Farm Ireland

Wednesday 13 December 2017

Farmer told he's 'in serious trouble' and will probably be jailed over breaches of farming regulations

(Stock photo)
(Stock photo)

Anne Lucey

A Kerry farmer is facing jail over numerous breaches of farming regulations

A 57-year-old farmer has appeared before Killarney District Court where he pleaded guilty to 14 “sample counts” mainly in relation to bovine tagging and identification, and animal movement, and also animal health and welfare.

Rarely had Department of Agriculture Inspectors come across breaches on such a scale, the court heard and Judge James O’Connor said the farmer “in serious trouble” and would probably be jailed.

John C Casey, otherwise known as Christy Casey of Crosstown, Killarney Co Kerry, pleaded guilty to the charges mainly at Ryefield, Whitechurch, Co. Cork and within the State.

His suckler herd was registered in Co Cork and he also had leased land, the court was told.

Louis Reardon, veterinary inspector with the Department of Agriculture, said the Department would regularly come across incidents relating to small numbers of breaches of regulations animal movement and registration- but  “not on the scale of Mr Casey” .

Fifty summonses had been issued by the prosecutor the Minister for Agriculture, Food and the Marine and 14 sample counts pleaded to, prosecuting counsel outlined.

The breaches were of European Communities bovine regulations, 2009, on animal passports, notification of birth of a calf birth within seven days of being tagged, information on sale or disposal of bovines, failing to provide an animal passport in relation to movement of an animal.

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He had also failed to disclose the location of animals as required under the Animal Health and Welfare Act, 2013.

The dates of the offences were mainly on August 14, 2014 and September 15, 2014. Failing to register births of  a number of animals were said to have occurred between November 2013 and 2014.  He had failed to furnish Mr Reardon with information regarding the sale, supply or disposal of bovines within the State according to one summons.

Mr Reardon said he had failed to produce animal passports; and asked where the cattle were, “he would not say”.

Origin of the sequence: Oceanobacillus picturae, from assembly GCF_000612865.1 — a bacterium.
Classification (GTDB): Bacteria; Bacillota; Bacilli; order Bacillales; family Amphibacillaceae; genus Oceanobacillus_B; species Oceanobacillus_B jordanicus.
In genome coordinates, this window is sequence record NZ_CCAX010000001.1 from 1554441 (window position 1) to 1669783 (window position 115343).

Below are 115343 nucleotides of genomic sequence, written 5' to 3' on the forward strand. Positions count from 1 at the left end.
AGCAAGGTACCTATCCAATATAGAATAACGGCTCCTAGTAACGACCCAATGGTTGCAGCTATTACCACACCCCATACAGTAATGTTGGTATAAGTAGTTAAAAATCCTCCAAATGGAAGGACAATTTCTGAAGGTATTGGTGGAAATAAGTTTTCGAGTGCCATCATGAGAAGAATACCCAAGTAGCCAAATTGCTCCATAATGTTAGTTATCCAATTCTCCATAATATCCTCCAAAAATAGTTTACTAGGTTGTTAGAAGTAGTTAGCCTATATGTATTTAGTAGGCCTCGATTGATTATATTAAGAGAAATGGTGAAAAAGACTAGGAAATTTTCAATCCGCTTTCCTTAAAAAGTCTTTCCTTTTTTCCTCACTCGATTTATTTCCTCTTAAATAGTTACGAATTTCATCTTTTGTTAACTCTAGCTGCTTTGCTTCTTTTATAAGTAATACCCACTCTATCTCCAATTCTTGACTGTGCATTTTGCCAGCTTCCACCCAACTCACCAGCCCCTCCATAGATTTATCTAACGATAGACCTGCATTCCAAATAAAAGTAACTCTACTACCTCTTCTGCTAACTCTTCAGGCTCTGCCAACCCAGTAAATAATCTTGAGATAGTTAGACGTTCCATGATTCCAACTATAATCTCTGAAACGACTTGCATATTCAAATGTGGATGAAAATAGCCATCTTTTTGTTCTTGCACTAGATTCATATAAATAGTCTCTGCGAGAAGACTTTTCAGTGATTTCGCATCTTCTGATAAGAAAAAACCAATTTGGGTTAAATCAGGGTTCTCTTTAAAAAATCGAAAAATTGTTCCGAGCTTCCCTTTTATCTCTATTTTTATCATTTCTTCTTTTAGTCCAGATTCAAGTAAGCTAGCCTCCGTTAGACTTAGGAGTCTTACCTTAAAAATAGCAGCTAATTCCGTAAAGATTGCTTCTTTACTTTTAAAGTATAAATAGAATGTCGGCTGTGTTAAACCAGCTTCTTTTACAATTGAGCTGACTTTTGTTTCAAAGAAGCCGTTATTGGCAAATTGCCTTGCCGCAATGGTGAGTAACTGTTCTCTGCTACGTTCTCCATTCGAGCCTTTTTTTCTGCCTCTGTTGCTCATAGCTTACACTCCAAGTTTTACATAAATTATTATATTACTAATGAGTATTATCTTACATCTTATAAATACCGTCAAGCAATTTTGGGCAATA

Only some of the cattle had ever been located and “we don’t know what happened these animals,” Mr Reardon said in response to a query by Judge O’Connor regarding 69 animals.

Giving false dates of birth had implications regarding BSE and disease testing as the ages of the animals were important in these tests.

He failed to have his herd available for inspection at Whitechurch.

“We had a large team assembled on a number of occasions to inspect the animals – ten officers and three gardai,” Mr Reardon said outlining Department  of Agriculture costs of €15,000; DNA testing was undertaken; lorries had to be hired and there were travel costs for staff from Waterford to Cork to Kerry.

The Department was seeking to recover €5,000 of the costs from Mr Casey.

Usually breaches involved two to three animals, and they were “not on the scale” of Mr Casey’s the inspector said in reply to a question from Judge James O’Connor.

Mr Casey had no previous convictions, but he had public order and road traffic convictions, the court was told. However, he had entered a plea from very early.

Solicitor for Mr Casey, Padraig O’Connell, said his client had grown up on a farm in Blackwater and “cattle are his life”.

“Unfortunately he came to a misconceived idea that the Department were not co-operating with him…he apologises unreservedly for his lack of engagement,” the solicitor said.

The country would “go upside down” if every farmer carried on like in relation to stock management, the judge said.

Judge James O’Connor told the solicitor his client was “in serious trouble”  and would probably be jailed.

The man’s son John Casey Junior also of Crosstown, Killarney had also been issued with summonses for similar alleged breaches. An application by the State was made to adjourn this at the outset.

Judge O’Connor asked the Department Inspector, Mr Reardon, to ascertain further details about the father and son farm ownership and herd numbers.

The matter was adjourned until March 21 when the son John Casey Junior would be in court.

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